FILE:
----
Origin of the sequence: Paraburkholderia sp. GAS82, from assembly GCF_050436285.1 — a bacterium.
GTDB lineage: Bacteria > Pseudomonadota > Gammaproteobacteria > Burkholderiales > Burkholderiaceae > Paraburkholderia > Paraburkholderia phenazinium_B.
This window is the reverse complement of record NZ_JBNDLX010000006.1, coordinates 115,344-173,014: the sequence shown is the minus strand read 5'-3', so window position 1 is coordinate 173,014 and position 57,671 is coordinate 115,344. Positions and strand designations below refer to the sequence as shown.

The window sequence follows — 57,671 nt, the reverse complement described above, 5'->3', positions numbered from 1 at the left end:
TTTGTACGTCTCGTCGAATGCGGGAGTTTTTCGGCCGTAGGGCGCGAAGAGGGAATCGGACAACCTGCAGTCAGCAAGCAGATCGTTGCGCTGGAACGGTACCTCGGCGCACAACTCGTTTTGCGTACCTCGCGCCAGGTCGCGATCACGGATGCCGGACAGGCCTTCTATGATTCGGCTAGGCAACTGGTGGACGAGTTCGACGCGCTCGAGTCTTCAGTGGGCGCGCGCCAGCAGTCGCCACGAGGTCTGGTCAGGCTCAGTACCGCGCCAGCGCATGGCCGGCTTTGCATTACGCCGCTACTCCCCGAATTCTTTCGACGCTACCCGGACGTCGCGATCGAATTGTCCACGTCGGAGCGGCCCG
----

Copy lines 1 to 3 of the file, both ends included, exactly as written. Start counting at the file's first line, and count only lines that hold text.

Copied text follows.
Origin of the sequence: Paraburkholderia sp. GAS82, from assembly GCF_050436285.1 — a bacterium.
GTDB lineage: Bacteria > Pseudomonadota > Gammaproteobacteria > Burkholderiales > Burkholderiaceae > Paraburkholderia > Paraburkholderia phenazinium_B.
This window is the reverse complement of record NZ_JBNDLX010000006.1, coordinates 115,344-173,014: the sequence shown is the minus strand read 5'-3', so window position 1 is coordinate 173,014 and position 57,671 is coordinate 115,344. Positions and strand designations below refer to the sequence as shown.